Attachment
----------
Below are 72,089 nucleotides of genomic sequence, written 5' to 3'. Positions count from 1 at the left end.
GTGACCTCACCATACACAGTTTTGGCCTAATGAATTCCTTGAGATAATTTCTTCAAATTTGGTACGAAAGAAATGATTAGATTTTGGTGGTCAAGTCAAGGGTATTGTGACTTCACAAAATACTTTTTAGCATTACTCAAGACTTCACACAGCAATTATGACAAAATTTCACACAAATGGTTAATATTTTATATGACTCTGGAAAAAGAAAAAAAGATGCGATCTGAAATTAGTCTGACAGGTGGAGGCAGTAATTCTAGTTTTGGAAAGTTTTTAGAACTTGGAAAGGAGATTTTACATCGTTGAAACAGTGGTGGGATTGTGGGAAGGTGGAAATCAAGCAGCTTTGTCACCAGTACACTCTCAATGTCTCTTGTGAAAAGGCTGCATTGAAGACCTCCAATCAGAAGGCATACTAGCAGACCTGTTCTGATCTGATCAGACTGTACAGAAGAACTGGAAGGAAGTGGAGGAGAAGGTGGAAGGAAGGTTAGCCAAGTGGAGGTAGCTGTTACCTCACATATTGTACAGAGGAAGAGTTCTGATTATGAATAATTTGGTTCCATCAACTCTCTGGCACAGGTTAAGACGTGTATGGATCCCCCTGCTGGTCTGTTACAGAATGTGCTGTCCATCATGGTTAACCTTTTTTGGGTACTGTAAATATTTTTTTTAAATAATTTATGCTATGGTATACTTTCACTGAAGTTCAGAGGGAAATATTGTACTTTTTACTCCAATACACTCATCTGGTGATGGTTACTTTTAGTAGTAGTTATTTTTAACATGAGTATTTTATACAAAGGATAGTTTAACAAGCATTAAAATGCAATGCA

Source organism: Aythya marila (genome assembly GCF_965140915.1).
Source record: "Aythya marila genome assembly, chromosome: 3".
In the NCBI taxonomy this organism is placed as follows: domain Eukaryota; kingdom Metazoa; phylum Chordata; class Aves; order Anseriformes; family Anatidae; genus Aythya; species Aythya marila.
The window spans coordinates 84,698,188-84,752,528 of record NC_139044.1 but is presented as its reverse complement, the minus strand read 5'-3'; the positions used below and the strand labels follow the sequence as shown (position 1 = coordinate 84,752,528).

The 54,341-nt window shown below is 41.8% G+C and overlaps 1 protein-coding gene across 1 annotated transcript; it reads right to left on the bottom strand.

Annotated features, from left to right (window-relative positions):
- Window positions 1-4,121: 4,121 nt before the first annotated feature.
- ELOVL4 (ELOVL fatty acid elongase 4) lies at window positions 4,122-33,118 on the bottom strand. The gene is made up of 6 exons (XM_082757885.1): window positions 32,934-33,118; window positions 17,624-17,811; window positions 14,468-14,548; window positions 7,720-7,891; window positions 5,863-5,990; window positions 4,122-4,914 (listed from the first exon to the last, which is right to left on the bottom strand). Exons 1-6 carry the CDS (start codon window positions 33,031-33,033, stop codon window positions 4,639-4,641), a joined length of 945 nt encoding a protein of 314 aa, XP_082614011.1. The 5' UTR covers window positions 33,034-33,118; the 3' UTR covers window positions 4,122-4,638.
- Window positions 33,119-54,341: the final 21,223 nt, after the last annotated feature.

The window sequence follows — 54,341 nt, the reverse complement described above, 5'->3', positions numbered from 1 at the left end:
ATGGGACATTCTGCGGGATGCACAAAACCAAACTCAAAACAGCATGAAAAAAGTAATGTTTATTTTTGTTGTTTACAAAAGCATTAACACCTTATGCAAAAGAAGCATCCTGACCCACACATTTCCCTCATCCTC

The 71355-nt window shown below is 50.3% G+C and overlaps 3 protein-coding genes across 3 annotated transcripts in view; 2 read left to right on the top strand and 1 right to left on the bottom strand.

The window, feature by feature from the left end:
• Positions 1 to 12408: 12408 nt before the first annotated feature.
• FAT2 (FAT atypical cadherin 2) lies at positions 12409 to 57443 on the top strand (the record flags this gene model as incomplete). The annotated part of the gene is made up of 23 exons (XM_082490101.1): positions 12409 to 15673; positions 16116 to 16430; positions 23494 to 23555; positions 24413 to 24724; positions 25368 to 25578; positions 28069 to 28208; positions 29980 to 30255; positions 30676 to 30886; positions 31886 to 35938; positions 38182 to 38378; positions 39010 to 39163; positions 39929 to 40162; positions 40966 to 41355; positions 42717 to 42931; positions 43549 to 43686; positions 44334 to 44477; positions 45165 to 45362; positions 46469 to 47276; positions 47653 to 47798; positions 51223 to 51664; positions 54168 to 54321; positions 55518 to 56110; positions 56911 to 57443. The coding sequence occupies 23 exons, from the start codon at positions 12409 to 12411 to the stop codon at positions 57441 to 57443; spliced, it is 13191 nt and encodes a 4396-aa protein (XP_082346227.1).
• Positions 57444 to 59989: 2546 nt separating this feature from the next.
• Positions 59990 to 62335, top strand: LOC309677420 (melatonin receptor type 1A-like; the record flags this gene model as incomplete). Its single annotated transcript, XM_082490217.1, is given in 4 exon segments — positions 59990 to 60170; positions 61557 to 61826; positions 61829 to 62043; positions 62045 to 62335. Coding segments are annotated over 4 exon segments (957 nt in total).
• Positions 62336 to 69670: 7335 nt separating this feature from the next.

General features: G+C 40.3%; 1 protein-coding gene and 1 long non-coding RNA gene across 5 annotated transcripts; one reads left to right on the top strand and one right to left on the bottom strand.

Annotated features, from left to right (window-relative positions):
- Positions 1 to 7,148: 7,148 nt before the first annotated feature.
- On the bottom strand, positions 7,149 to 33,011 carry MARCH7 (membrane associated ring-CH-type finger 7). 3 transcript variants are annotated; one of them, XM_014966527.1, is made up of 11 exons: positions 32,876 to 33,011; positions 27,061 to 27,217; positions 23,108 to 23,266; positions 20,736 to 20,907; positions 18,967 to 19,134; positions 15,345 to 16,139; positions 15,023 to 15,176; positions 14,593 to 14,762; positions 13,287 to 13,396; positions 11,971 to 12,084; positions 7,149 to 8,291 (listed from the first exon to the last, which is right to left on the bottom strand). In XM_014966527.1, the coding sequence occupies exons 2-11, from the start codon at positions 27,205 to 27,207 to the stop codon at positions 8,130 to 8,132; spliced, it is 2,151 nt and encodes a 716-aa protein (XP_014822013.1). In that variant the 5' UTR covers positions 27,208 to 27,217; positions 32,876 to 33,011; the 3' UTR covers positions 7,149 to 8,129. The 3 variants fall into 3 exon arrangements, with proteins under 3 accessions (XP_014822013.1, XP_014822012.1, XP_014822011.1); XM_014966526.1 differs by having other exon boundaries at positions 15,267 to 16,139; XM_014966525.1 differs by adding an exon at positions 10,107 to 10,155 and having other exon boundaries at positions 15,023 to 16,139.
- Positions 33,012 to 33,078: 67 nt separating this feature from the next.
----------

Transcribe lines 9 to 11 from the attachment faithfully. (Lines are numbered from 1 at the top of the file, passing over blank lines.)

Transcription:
- Window positions 1-4,121: 4,121 nt before the first annotated feature.
- ELOVL4 (ELOVL fatty acid elongase 4) lies at window positions 4,122-33,118 on the bottom strand. The gene is made up of 6 exons (XM_082757885.1): window positions 32,934-33,118; window positions 17,624-17,811; window positions 14,468-14,548; window positions 7,720-7,891; window positions 5,863-5,990; window positions 4,122-4,914 (listed from the first exon to the last, which is right to left on the bottom strand). Exons 1-6 carry the CDS (start codon window positions 33,031-33,033, stop codon window positions 4,639-4,641), a joined length of 945 nt encoding a protein of 314 aa, XP_082614011.1. The 5' UTR covers window positions 33,034-33,118; the 3' UTR covers window positions 4,122-4,638.
- Window positions 33,119-54,341: the final 21,223 nt, after the last annotated feature.